Official mail is mail sent from, or by an authorised department of government, governmental agency or international organization and normally has some indication that it is official; a certifying cachet, return address or other means of identity, indicating its user. In some countries postage stamps have been issued specifically for official mail.
Official stamps were intended for the same purpose as regular postage stamps except that they were unavailable for purchase at post offices. While most stamps are denominated some have no value imprint.
Some of the earliest official mail were the messages sent by kings, emperors and other rulers. Cursus publicus was an official Roman Empire mail courier (and transportation) system created by Emperor Augustus. Much later, one of the functions of the Thurn-und-Taxis-Post postal system was to carry the mail of Emperor Maximilan I.
Official mail stamps are related to the end of franking privilege that granted certain elected officials of a government the privilege to send mail for free. The person usually signed their name on the mail but it was a highly abused system. In the UK the rules were changed requiring the sender to indicate the date and place of mailing in addition to their signature, but this too was abused and this led, in part, to the introduction of postage stamps.
Most governments use envelopes with an indicia indicating its official status; the United Kingdom's official mail most often shows, O.H.M.S. or On His/Her Majesty's Service, the United States uses the silhouette of an eagle, Ethiopia shows a hand holding a cleft stick with a letter is wedged into it, while Ireland uses a harp.
After the civil war, the United States Post Office Department had a large deficit and according to the Postmaster General's 1869 report 31,933 had the franking privilege at an estimated cost of $5 million, so in 1872 the Republican party included a proposal to eliminate the free frank as part of their election platform. Between 1873 and 1891 there was no free franking in the USA because special official mail stamps had been issued, but by 1891 free franking had been restored.
The first official mail postage stamp, known as the VR official, was issued by the United Kingdom at the same time as the Penny Black and Two pence blue. The VR Official utilised the same design as the Penny Black except that the stars in the top corners were removed and replaced by the letters V and R that gives the stamp its common name. On May 7, 1840, W.L. Maberly, Secretary to the British post office, sent a notice to all postmasters to which was affixed a pair of VR specimens as well as a pair of two penny blues. The notice charged the postmasters to note the letters in the upper corners of the stamp that was to be: applied to the correspondence of Public Departments, and other Persons formerly enjoying the privilege of Official Franking.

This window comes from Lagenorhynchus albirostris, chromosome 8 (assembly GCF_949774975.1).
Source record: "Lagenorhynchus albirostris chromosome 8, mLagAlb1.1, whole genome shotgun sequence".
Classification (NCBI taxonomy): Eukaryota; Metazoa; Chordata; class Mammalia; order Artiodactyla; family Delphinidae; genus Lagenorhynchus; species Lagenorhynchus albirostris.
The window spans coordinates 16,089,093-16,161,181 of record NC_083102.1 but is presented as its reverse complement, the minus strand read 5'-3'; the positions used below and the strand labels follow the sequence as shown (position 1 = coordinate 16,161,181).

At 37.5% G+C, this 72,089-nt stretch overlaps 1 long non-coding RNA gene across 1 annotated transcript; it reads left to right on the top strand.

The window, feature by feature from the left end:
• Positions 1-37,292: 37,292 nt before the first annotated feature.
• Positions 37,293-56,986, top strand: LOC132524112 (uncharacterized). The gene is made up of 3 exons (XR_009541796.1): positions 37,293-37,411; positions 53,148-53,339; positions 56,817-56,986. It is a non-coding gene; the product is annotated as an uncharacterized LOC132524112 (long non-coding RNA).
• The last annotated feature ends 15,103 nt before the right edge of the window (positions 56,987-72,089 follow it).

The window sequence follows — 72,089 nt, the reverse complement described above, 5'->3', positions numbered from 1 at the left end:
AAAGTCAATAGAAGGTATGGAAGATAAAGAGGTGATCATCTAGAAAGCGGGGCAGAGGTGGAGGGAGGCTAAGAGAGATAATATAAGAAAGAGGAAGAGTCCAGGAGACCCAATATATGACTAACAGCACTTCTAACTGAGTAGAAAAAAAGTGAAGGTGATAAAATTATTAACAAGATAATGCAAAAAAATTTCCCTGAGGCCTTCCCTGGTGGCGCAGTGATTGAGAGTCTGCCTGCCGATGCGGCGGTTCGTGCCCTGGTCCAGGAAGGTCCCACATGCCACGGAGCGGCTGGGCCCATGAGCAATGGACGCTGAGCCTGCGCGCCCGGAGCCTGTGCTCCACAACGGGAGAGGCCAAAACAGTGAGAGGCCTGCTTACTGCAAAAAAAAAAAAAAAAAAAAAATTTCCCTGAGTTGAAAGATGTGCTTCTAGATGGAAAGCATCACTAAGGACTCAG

Legislation passed by the United States Congress on March 3, 1873 stated that: "the Postmaster General shall cause to be prepared a special stamp or stamped envelope, to be used only for official mail matter for each of the executive departments", to this end, the official stamps were issued on July 1, 1873 for the Executive Branch and the departments of Agriculture, the Interior, Justice, Navy, Post Office, Treasury and War following the ending of the franking privilege though the stamps were only in use for seven years mainly due to the need for departmental postage accountability. The Post Office also printed official stamped envelopes for their own use.
In March 1877 the stamps became unnecessary, because a congressional act permitted government departments to provide their own envelopes endorsed "Official Business". Private use of the envelopes had a fine of $300. Тhe official stamps were officially discontinued June 30, 1879, but they were in use until they were exhausted. The stamps and envelopes were finally abolished on July 5, 1884, however, for a four-year period between 1910–1914 official stamps were used for the postal savings program.
The first US stamps to have the words "Official Mail" printed on them were issued on January 12, 1983 when the departmental postage accountability again became a concern. The Great Seal of the United States became the central design on these 20¢ stamps and envelopes. A 32¢ stamp and envelope superseded the 20¢ issue in 1995.
Several countries, such as, Australia, Canada, New South Wales, New Zealand and Niue, have issued official stamps that can often be identified because they bear the words like, "official," "service," "dienstmark," or the initials "O.S." (Official service) or OHMS (On Her/His Majesty's Service) in the design, as an overprint, or a perfin. Even Tibet had official postage stamps around 1950.
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